Which symptoms of sepsis are associated with specific organ systems?

Updated: Oct 07, 2020
  • Author: Andre Kalil, MD, MPH; Chief Editor: Michael R Pinsky, MD, CM, Dr(HC), FCCP, FAPS, MCCM  more...
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Localizing symptoms referable to organ systems may provide useful clues to the etiology of sepsis. Such symptoms include the following:

  • Head and neck infections – Severe headache, neck stiffness, altered mental status, earache, sore throat, sinus pain or tenderness, and cervical or submandibular lymphadenopathy

  • Chest and pulmonary infections – Cough (especially if productive), pleuritic chest pain, dyspnea, dullness on percussion, bronchial breath sounds, localized rales, or any evidence of consolidation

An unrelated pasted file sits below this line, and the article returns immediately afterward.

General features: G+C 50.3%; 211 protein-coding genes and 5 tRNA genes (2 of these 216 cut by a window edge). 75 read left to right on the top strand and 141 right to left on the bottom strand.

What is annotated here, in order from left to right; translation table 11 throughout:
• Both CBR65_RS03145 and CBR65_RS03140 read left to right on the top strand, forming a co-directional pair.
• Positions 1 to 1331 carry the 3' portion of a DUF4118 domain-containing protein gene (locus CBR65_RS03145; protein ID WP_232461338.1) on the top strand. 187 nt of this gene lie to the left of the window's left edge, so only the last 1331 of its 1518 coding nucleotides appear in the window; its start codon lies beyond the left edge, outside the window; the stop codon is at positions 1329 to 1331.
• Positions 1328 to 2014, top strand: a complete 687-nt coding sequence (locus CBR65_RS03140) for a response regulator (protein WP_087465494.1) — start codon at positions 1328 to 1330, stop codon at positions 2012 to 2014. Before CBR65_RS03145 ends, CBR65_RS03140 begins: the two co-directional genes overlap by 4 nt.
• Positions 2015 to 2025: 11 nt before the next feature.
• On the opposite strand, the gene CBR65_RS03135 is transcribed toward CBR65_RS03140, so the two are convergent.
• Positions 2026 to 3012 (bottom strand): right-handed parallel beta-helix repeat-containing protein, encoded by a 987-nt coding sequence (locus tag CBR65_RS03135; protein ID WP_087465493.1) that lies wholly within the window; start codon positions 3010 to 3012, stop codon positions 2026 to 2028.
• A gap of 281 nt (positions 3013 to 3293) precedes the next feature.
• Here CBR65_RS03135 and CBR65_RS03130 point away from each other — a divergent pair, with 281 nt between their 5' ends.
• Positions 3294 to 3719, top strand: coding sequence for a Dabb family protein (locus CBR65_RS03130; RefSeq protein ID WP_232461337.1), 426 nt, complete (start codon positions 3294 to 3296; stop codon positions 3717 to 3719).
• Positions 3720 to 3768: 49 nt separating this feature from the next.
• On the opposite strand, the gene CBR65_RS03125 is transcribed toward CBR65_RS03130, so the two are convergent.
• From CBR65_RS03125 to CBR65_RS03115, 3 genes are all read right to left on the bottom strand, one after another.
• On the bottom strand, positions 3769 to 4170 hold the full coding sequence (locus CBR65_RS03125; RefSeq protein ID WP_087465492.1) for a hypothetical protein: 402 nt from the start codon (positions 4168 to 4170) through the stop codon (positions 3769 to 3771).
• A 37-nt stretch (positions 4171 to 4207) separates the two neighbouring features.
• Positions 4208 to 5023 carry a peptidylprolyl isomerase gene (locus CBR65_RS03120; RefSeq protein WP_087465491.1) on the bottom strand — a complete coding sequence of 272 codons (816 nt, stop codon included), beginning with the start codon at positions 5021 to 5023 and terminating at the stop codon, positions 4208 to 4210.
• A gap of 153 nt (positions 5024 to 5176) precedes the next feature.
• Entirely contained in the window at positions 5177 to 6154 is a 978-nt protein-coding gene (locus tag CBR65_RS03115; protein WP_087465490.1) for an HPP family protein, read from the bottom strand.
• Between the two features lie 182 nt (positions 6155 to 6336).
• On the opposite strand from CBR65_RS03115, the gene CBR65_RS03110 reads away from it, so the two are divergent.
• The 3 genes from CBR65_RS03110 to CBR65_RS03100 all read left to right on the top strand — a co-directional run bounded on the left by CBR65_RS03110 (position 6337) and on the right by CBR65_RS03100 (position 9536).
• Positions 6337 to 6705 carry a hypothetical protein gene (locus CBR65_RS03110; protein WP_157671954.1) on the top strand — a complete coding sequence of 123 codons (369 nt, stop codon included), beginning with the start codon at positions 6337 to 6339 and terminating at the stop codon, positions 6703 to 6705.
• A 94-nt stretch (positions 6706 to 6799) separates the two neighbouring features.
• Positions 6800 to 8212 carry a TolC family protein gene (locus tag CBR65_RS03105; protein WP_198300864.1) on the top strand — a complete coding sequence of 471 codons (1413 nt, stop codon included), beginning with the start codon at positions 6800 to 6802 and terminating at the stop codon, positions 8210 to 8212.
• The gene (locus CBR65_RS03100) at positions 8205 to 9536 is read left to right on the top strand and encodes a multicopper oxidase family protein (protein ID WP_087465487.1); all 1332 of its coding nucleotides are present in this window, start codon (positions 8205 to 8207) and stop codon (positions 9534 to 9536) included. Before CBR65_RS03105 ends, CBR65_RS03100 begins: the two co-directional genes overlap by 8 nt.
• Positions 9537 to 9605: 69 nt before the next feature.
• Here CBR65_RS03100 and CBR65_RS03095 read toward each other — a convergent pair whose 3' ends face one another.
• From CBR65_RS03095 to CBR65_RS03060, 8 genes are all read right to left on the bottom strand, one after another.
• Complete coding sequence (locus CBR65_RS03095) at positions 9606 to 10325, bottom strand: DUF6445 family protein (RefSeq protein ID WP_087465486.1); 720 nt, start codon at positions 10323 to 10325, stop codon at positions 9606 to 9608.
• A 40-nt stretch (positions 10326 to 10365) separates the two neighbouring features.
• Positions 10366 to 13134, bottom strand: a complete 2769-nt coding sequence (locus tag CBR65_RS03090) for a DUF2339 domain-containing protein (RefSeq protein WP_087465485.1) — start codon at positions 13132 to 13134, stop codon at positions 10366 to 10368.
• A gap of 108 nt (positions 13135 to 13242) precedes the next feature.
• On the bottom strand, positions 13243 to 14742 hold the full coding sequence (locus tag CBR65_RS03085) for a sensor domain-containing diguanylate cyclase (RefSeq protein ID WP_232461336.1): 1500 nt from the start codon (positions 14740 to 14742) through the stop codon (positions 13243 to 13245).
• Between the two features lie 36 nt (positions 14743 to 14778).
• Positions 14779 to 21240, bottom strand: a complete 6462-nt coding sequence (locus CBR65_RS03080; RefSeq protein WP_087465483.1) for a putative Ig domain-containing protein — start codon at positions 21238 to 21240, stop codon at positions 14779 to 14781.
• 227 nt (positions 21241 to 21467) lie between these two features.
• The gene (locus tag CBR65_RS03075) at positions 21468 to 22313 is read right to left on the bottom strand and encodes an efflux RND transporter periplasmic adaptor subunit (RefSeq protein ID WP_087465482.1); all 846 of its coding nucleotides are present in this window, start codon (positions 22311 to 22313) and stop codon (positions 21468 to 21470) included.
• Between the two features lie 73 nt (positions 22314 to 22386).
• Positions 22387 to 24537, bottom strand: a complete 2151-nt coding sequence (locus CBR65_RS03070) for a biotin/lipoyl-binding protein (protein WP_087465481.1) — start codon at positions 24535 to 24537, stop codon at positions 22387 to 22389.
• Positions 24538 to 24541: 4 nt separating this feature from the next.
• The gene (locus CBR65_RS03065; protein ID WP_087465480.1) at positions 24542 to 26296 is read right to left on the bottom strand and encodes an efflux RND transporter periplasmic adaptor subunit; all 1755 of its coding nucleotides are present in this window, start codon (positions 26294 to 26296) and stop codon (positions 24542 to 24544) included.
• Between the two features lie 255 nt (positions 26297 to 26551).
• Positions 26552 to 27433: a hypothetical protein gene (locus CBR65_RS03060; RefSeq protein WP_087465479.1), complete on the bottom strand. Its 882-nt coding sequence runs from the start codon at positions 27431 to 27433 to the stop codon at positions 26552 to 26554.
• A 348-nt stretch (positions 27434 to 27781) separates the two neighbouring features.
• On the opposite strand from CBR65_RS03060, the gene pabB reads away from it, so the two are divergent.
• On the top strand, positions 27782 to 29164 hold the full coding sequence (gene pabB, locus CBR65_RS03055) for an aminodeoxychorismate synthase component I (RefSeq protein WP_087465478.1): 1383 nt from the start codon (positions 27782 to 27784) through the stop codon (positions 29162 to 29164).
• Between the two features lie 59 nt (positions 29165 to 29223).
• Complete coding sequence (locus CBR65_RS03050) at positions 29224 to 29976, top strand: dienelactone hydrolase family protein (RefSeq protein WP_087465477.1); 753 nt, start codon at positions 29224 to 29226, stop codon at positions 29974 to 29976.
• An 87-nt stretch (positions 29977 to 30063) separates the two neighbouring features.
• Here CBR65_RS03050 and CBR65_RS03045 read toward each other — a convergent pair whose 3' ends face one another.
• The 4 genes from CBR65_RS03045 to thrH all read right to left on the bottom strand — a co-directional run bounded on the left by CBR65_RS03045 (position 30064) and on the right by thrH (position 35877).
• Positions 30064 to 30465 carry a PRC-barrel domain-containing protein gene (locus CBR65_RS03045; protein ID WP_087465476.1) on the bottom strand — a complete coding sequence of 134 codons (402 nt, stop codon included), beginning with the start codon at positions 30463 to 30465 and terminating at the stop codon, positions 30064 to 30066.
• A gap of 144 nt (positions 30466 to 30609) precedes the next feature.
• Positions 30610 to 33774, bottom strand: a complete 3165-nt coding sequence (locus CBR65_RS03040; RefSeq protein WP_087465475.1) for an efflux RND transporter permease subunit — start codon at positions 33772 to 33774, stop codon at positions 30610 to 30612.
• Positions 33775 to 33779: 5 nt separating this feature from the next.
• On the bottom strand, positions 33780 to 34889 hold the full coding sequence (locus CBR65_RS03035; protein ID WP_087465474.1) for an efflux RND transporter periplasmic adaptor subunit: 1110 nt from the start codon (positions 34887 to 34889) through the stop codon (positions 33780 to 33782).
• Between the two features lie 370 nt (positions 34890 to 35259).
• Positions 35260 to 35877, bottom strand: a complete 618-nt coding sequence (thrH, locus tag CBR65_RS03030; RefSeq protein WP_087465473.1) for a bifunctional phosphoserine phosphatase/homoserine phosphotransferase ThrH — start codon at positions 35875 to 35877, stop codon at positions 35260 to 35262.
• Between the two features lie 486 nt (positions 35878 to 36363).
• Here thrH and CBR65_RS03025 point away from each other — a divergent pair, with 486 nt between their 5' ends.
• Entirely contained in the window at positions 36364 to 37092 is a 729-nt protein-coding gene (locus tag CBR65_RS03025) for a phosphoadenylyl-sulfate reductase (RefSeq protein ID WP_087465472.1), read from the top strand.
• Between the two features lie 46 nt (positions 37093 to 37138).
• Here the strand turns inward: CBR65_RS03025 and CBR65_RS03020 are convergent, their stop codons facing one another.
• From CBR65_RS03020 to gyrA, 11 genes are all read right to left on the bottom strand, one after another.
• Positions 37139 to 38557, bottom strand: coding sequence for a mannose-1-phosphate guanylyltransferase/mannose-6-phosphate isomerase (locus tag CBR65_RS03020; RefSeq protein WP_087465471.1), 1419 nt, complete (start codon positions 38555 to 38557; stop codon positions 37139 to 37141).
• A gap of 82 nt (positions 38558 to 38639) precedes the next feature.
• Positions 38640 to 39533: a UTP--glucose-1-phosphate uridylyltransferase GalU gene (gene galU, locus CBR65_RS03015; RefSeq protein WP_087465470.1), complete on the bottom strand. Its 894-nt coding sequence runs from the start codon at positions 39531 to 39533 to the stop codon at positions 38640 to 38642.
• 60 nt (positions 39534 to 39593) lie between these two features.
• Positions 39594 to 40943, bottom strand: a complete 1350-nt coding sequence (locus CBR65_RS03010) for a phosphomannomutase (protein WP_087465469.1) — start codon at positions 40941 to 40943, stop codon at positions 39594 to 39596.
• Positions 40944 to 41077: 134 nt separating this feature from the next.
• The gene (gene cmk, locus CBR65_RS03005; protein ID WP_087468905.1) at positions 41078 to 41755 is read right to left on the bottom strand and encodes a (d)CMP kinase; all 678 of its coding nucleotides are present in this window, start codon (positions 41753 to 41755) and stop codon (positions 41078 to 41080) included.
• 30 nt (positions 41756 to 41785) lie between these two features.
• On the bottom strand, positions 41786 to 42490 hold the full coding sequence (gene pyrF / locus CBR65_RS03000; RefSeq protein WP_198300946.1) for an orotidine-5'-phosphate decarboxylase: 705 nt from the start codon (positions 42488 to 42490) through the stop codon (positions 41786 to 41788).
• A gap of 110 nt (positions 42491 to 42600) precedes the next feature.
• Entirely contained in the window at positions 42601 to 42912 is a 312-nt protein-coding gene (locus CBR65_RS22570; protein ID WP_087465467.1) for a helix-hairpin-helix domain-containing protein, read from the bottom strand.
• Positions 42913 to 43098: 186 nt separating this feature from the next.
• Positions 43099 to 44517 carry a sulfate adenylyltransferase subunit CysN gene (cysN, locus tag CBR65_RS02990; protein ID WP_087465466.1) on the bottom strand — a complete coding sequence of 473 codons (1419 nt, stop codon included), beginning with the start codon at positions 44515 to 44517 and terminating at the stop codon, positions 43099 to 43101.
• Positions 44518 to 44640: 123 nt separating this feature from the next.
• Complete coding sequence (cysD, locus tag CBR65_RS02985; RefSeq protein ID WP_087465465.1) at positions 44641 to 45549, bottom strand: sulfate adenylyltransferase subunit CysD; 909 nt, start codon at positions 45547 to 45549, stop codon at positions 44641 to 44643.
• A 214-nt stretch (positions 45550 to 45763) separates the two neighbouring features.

• Cardiac infections – Any new murmur, especially in patients with a history of injection or intravenous (IV) drug use

  • Abdominal and gastrointestinal (GI) infections – Diarrhea, abdominal pain, abdominal distention, guarding or rebound tenderness, and rectal tenderness or swelling

  • Pelvic and genitourinary (GU) infections – Pelvic or flank pain, adnexal tenderness or masses, vaginal or urethral discharge, dysuria, frequency, and urgency

  • Bone and soft-tissue infections – Localized limb pain or tenderness, focal erythema, edema, and swollen joint, crepitus in necrotizing infections, and joint effusions

  • Skin infections – Petechiae, purpura, erythema, ulceration, bullous formation, and fluctuance

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